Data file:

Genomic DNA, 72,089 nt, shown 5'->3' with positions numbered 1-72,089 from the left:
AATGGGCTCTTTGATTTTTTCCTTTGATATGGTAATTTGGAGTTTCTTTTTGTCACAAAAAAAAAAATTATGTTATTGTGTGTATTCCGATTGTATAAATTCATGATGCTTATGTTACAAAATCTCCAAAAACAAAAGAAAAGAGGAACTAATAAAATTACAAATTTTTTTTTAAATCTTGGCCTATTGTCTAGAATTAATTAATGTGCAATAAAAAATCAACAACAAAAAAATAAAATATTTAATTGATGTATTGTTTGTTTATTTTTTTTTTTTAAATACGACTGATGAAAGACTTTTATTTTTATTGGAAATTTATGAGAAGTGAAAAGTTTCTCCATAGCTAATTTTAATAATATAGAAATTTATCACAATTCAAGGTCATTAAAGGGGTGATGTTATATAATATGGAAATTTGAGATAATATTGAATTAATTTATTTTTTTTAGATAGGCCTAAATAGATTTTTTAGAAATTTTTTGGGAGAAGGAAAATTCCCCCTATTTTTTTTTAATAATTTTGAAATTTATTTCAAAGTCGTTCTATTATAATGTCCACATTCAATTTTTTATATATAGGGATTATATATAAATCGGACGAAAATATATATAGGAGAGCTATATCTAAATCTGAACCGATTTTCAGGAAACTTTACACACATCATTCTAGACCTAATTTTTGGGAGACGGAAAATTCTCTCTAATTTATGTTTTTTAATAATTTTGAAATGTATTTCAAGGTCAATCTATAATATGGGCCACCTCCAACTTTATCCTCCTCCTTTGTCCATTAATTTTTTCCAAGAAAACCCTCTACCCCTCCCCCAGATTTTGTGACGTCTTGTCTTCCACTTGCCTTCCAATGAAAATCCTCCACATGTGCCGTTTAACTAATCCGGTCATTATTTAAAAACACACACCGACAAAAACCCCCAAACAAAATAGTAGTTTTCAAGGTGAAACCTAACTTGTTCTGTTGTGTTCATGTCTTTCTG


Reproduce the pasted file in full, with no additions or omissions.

Genomic DNA, 72,089 nt, shown 5'->3' with positions numbered 1-72,089 from the left:
AATGGGCTCTTTGATTTTTTCCTTTGATATGGTAATTTGGAGTTTCTTTTTGTCACAAAAAAAAAAATTATGTTATTGTGTGTATTCCGATTGTATAAATTCATGATGCTTATGTTACAAAATCTCCAAAAACAAAAGAAAAGAGGAACTAATAAAATTACAAATTTTTTTTTAAATCTTGGCCTATTGTCTAGAATTAATTAATGTGCAATAAAAAATCAACAACAAAAAAATAAAATATTTAATTGATGTATTGTTTGTTTATTTTTTTTTTTTAAATACGACTGATGAAAGACTTTTATTTTTATTGGAAATTTATGAGAAGTGAAAAGTTTCTCCATAGCTAATTTTAATAATATAGAAATTTATCACAATTCAAGGTCATTAAAGGGGTGATGTTATATAATATGGAAATTTGAGATAATATTGAATTAATTTATTTTTTTTAGATAGGCCTAAATAGATTTTTTAGAAATTTTTTGGGAGAAGGAAAATTCCCCCTATTTTTTTTTAATAATTTTGAAATTTATTTCAAAGTCGTTCTATTATAATGTCCACATTCAATTTTTTATATATAGGGATTATATATAAATCGGACGAAAATATATATAGGAGAGCTATATCTAAATCTGAACCGATTTTCAGGAAACTTTACACACATCATTCTAGACCTAATTTTTGGGAGACGGAAAATTCTCTCTAATTTATGTTTTTTAATAATTTTGAAATGTATTTCAAGGTCAATCTATAATATGGGCCACCTCCAACTTTATCCTCCTCCTTTGTCCATTAATTTTTTCCAAGAAAACCCTCTACCCCTCCCCCAGATTTTGTGACGTCTTGTCTTCCACTTGCCTTCCAATGAAAATCCTCCACATGTGCCGTTTAACTAATCCGGTCATTATTTAAAAACACACACCGACAAAAACCCCCAAACAAAATAGTAGTTTTCAAGGTGAAACCTAACTTGTTCTGTTGTGTTCATGTCTTTCTG